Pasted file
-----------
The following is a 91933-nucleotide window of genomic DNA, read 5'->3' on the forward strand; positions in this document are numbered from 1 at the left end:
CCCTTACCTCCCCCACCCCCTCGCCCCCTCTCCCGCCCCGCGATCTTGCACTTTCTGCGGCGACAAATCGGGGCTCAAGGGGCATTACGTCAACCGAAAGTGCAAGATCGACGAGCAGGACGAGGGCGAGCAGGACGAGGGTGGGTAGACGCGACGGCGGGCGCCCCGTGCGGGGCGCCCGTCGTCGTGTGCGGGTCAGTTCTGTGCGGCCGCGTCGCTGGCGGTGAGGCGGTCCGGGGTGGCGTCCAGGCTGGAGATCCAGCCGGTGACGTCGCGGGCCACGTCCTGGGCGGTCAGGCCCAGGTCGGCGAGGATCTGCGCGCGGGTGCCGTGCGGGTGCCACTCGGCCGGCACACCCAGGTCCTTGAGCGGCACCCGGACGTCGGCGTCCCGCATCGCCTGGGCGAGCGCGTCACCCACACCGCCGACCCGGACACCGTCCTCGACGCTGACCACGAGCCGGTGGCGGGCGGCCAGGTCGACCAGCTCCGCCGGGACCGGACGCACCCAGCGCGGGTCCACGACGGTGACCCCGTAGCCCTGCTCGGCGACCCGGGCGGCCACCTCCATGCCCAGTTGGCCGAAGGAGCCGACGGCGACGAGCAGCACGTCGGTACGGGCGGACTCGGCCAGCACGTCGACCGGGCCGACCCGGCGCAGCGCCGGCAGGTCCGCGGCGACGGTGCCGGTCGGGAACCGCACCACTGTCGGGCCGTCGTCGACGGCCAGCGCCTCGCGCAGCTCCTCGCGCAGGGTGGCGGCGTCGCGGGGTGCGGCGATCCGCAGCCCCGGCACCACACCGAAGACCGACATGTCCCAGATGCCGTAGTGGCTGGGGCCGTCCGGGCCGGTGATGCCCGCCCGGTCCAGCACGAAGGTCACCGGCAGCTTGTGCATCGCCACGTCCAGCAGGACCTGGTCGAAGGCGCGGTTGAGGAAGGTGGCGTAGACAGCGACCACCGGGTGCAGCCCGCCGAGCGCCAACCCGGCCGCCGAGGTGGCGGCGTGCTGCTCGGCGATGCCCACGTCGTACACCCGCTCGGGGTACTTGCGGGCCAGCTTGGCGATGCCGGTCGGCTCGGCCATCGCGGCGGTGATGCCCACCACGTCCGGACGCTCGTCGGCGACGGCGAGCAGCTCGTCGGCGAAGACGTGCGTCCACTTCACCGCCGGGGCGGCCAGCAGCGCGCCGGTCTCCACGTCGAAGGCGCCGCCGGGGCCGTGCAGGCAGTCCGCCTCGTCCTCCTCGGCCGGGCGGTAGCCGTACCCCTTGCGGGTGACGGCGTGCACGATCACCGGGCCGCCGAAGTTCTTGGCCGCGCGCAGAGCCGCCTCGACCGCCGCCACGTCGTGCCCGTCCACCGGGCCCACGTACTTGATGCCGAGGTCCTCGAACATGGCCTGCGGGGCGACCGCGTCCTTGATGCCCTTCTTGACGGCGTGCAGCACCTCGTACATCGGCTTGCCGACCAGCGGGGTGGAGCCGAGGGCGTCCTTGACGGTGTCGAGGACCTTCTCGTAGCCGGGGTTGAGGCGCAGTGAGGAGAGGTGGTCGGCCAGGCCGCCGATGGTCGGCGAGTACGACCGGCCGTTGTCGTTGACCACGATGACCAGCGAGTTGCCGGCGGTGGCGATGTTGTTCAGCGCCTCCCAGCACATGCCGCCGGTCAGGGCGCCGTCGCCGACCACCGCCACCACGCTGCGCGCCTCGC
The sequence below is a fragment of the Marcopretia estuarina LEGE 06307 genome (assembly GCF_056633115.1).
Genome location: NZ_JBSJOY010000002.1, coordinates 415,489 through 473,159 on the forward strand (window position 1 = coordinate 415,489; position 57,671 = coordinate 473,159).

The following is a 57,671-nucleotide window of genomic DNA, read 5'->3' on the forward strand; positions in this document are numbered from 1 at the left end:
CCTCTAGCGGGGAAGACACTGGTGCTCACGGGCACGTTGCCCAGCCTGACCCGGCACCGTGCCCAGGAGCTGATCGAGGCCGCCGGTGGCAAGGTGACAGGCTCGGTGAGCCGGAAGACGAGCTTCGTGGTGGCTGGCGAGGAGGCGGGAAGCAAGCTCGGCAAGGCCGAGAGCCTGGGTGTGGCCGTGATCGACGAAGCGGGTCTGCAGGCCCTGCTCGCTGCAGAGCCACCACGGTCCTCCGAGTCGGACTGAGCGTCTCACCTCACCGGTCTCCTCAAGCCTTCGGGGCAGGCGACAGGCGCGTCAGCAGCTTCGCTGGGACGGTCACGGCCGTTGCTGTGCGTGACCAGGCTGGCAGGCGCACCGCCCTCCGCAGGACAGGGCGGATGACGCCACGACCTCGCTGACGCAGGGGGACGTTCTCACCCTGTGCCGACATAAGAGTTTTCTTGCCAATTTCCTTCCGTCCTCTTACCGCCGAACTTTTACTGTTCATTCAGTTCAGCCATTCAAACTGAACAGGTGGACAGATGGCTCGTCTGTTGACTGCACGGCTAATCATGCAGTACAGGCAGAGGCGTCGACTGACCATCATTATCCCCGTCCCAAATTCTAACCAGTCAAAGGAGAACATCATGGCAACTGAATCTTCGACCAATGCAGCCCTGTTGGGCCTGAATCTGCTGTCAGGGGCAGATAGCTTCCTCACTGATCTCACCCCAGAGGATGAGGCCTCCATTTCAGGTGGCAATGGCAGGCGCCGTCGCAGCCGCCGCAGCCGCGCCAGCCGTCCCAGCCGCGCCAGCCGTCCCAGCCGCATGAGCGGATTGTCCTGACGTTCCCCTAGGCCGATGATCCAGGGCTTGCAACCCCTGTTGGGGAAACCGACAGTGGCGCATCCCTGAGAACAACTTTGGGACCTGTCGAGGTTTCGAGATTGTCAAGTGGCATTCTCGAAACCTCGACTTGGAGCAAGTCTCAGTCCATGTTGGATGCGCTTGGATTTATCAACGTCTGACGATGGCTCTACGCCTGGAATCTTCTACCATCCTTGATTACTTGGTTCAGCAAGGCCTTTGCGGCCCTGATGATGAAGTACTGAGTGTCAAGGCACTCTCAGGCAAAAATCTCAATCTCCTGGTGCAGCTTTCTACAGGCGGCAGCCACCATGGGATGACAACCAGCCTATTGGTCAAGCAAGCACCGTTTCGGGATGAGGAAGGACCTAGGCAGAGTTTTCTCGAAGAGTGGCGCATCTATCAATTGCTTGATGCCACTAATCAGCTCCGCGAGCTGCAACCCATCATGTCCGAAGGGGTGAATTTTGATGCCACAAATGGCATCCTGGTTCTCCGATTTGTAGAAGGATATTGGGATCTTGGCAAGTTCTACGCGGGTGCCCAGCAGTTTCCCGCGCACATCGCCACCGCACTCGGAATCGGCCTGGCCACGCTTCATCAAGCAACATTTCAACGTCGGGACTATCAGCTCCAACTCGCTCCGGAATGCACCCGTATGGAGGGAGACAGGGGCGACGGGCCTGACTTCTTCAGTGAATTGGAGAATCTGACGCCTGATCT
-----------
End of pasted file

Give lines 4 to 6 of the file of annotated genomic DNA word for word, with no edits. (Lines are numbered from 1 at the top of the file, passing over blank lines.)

Genome location: NZ_JBSJOY010000002.1, coordinates 415,489 through 473,159 on the forward strand (window position 1 = coordinate 415,489; position 57,671 = coordinate 473,159).

The following is a 57,671-nucleotide window of genomic DNA, read 5'->3' on the forward strand; positions in this document are numbered from 1 at the left end:
CCTCTAGCGGGGAAGACACTGGTGCTCACGGGCACGTTGCCCAGCCTGACCCGGCACCGTGCCCAGGAGCTGATCGAGGCCGCCGGTGGCAAGGTGACAGGCTCGGTGAGCCGGAAGACGAGCTTCGTGGTGGCTGGCGAGGAGGCGGGAAGCAAGCTCGGCAAGGCCGAGAGCCTGGGTGTGGCCGTGATCGACGAAGCGGGTCTGCAGGCCCTGCTCGCTGCAGAGCCACCACGGTCCTCCGAGTCGGACTGAGCGTCTCACCTCACCGGTCTCCTCAAGCCTTCGGGGCAGGCGACAGGCGCGTCAGCAGCTTCGCTGGGACGGTCACGGCCGTTGCTGTGCGTGACCAGGCTGGCAGGCGCACCGCCCTCCGCAGGACAGGGCGGATGACGCCACGACCTCGCTGACGCAGGGGGACGTTCTCACCCTGTGCCGACATAAGAGTTTTCTTGCCAATTTCCTTCCGTCCTCTTACCGCCGAACTTTTACTGTTCATTCAGTTCAGCCATTCAAACTGAACAGGTGGACAGATGGCTCGTCTGTTGACTGCACGGCTAATCATGCAGTACAGGCAGAGGCGTCGACTGACCATCATTATCCCCGTCCCAAATTCTAACCAGTCAAAGGAGAACATCATGGCAACTGAATCTTCGACCAATGCAGCCCTGTTGGGCCTGAATCTGCTGTCAGGGGCAGATAGCTTCCTCACTGATCTCACCCCAGAGGATGAGGCCTCCATTTCAGGTGGCAATGGCAGGCGCCGTCGCAGCCGCCGCAGCCGCGCCAGCCGTCCCAGCCGCGCCAGCCGTCCCAGCCGCATGAGCGGATTGTCCTGACGTTCCCCTAGGCCGATGATCCAGGGCTTGCAACCCCTGTTGGGGAAACCGACAGTGGCGCATCCCTGAGAACAACTTTGGGACCTGTCGAGGTTTCGAGATTGTCAAGTGGCATTCTCGAAACCTCGACTTGGAGCAAGTCTCAGTCCATGTTGGATGCGCTTGGATTTATCAACGTCTGACGATGGCTCTACGCCTGGAATCTTCTACCATCCTTGATTACTTGGTTCAGCAAGGCCTTTGCGGCCCTGATGATGAAGTACTGAGTGTCAAGGCACTCTCAGGCAAAAATCTCAATCTCCTGGTGCAGCTTTCTACAGGCGGCAGCCACCATGGGATGACAACCAGCCTATTGGTCAAGCAAGCACCGTTTCGGGATGAGGAAGGACCTAGGCAGAGTTTTCTCGAAGAGTGGCGCATCTATCAATTGCTTGATGCCACTAATCAGCTCCGCGAGCTGCAACCCATCATGTCCGAAGGGGTGAATTTTGATGCCACAAATGGCATCCTGGTTCTCCGATTTGTAGAAGGATATTGGGATCTTGGCAAGTTCTACGCGGGTGCCCAGCAGTTTCCCGCGCACATCGCCACCGCACTCGGAATCGGCCTGGCCACGCTTCATCAAGCAACATTTCAACGTCGGGACTATCAGCTCCAACTCGCTCCGGAATGCACCCGTATGGAGGGAGACAGGGGCGACGGGCCTGACTTCTTCAGTGAATTGGAGAATCTGACGCCTGATCT